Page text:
• The Office of Blood Research and Review (OBRR) is gaining new focus areas. The statement cites significant recent advancements in blood product development and safety, including pathogen reduction technologies. According to the new organizational chart in the notice, the Laboratory of Bacterial and Transmissible Spongiform Encephalopathy Agents will be discontinued, while the Laboratory of Emerging Pathogens will be renamed the Laboratory of Emerging Parasitic and Emerging Pathogens, while the Laboratory of Cellular Hematology will become the Laboratory of Cellular Hematology and Vascular Biology Branch.
  • Notably, the changes for CBER largely reflect recently agreed-upon PDUFA commitmentsUnder the upcoming PDUFA VII reauthorization, CBER will prioritize shoring up staff for cell and gene therapy (CGT) regulation, given the expected influx of marketing applications for these products in coming years. With PDUFA VII, CBER will hire “approximately 160” new members of staff, largely concentrated in OTAT and “other review offices that directly support the review” of CGTs, as well as operational staff that can support the new product and regulatory staff. In addition, the new user fee reauthorization will fund new activities related to IT modernization, which is especially prescient as data files submitted to CBER are expected to become larger and more complex as the technologies advance.
  • Within the Center for Drug Evaluation and Research (CDER), a new division in the Drug Promotion research office. CDER’s Office of Prescription Drug Promotion (OPDP) conducts research on the ways that drug promotion (claims language, advertisements) are understood and used by clinicians and patients. Under the new regorganization, OPDP will get a new division: the Division of Promotion Policy, Research and Operations. This Division will focus on “national prescription drug promotion policy,” while also supporting the Office’s social science research. “The reorganization will provide additional support and increased focus on the regulatory counsel functions necessary to develop sound and legally supportable policy documents and surveillance activities, particularly given First Amendment jurisprudence developments over the last few years,” FDA notes, likely referencing policies related to the 2012 federal court ruling that “truthful off-label promotion” is protected under the First Amendment.
  • The Center for Devices and Radiological Health’s (CDRH) Diagnostics Division is being split in two. The CDRH Office of In Vitro Diagnostics and Radiological Health (within the Office of Product Evaluation and Quality, or OPEQ) is known as OIR or OHT7. Under the reorganization, OIR is officially “retitle[d]” OHT7, while a new Office of Health Technology – the Office of Mammography and Radiological Health – will be the newly-established OHT 8. In effect, OIR/OHT7 “will be solely focused on in vitro diagnostics with responsibility for regulating laboratory and in-home diagnostic tests,” while the previous mandate covering radiological and mammography devices will become a separate Office.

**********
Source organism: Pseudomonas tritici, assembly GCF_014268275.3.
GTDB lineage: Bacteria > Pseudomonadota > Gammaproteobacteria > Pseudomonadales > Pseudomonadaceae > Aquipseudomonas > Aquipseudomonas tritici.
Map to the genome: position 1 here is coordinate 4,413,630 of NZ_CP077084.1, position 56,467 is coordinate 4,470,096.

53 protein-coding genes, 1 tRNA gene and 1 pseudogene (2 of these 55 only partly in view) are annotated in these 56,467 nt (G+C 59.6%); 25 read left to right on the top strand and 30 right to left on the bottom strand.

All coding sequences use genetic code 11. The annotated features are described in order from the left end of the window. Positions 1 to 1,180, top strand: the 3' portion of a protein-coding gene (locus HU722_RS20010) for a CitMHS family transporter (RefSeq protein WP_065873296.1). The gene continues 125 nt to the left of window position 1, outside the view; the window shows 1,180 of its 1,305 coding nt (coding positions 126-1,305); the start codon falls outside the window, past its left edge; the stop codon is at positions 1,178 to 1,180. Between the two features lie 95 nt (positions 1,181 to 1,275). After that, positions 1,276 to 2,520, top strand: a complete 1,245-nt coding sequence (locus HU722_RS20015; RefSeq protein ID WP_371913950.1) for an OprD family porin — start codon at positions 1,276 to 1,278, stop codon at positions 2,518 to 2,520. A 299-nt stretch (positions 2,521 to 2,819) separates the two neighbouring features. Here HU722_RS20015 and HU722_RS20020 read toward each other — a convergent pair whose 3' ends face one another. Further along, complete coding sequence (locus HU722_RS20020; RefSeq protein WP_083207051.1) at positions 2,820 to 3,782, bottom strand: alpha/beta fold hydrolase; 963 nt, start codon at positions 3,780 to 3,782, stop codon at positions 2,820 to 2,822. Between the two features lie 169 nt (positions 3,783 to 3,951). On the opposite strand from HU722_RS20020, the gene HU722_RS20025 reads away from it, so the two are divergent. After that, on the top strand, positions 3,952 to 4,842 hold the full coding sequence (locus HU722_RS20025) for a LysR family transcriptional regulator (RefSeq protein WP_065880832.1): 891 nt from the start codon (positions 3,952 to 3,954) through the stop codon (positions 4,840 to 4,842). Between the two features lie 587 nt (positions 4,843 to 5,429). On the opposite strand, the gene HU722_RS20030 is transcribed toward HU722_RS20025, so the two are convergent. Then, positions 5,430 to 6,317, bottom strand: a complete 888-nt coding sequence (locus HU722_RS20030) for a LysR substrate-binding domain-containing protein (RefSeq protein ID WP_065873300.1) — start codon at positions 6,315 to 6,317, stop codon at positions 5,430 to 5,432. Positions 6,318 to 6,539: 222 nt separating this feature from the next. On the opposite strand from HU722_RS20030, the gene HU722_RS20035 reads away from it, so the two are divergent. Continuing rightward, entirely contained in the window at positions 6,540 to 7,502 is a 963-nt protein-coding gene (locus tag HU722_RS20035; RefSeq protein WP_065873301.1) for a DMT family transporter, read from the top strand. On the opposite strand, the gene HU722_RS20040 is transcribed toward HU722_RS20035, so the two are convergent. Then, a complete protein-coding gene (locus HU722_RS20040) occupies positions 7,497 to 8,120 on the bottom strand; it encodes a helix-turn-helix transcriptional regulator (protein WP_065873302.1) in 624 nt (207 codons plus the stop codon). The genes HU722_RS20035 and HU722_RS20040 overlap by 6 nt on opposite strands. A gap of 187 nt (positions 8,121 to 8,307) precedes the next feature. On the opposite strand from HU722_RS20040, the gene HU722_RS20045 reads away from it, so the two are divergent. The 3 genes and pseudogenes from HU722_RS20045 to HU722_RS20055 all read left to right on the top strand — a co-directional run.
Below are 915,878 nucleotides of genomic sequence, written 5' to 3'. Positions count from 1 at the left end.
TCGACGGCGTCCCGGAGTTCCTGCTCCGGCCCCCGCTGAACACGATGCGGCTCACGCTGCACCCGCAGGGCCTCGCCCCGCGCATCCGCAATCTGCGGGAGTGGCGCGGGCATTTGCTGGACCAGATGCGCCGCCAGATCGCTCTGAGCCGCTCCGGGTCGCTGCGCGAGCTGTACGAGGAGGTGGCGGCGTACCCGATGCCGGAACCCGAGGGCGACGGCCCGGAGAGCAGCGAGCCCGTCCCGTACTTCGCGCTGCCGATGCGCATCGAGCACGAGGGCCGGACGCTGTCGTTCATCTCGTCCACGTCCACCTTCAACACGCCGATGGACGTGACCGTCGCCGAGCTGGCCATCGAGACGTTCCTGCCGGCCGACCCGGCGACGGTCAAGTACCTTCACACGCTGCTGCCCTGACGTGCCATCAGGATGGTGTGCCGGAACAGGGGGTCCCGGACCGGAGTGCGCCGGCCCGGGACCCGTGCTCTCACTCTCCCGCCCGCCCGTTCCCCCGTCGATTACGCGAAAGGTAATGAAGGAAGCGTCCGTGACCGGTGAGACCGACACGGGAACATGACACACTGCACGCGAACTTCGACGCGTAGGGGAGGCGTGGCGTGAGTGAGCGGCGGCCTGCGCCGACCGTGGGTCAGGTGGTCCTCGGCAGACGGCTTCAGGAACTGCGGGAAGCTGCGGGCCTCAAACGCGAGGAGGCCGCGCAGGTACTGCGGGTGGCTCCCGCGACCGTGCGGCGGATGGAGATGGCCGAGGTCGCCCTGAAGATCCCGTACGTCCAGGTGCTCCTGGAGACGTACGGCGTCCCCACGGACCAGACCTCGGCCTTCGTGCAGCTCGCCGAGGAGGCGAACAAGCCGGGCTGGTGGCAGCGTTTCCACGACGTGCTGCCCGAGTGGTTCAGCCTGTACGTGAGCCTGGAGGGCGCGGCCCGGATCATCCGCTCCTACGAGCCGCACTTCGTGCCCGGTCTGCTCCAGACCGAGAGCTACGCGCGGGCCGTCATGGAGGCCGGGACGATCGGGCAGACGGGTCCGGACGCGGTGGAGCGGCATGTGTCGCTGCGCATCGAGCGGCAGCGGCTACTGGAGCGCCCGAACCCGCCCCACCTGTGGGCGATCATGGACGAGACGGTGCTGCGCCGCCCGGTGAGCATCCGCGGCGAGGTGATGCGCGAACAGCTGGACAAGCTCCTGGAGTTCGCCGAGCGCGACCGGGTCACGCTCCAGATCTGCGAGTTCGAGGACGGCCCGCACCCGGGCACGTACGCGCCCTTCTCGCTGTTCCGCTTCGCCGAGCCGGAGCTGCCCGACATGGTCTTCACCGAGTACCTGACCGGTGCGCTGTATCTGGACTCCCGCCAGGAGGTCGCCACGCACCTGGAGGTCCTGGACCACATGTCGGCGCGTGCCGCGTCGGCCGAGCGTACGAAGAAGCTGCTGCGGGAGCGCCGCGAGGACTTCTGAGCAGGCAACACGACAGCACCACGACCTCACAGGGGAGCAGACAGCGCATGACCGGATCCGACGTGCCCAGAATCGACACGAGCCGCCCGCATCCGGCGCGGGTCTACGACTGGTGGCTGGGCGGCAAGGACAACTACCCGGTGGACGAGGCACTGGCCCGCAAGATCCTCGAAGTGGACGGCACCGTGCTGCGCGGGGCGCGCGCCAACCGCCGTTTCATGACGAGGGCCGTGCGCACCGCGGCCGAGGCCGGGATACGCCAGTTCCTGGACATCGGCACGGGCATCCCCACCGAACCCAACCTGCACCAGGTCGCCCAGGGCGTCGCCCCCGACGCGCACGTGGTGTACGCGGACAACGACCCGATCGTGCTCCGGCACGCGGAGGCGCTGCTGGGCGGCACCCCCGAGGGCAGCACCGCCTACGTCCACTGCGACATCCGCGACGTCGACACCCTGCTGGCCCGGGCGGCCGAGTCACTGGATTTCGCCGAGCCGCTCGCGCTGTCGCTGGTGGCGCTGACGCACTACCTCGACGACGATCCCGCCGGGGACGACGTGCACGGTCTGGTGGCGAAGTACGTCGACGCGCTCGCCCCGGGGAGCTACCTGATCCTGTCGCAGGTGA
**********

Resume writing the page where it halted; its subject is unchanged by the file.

• This means that OHT7 will maintain four product divisions (chemistry and toxicology devices, immunology and hematology devices, molecular genetics and pathology, microbiology devices) in addition to its Division of Program Management and Operations, while two divisions (radiological health, mammography quality standards) will be moved into the newly established OHT8. Currently, the statement shows three divisions in OHT 8 (OHT 8 A-C), which may represent the two formerly OHT7 product divisions and an operations office.
  • OHT7 has seen a significant workload jump during the pandemic, leading to regulatory delays for non-Covid response devices. With the scope of OHT7’s workload expanding as pandemic-bolstered innovation in testing and diagnostic methods advances – as well as the potential workload of an increased role in regulating laboratory-developed tests – the establishment of a new Office for non-IVD products could help alleviate stresses on OHT7 staff while mitigating regulatory delays for non-IVD radiological/mammographical products.

To contact the author of this item, please email Laura DiAngelo.
To contact the editor of this item, please email Alexander Gaffney.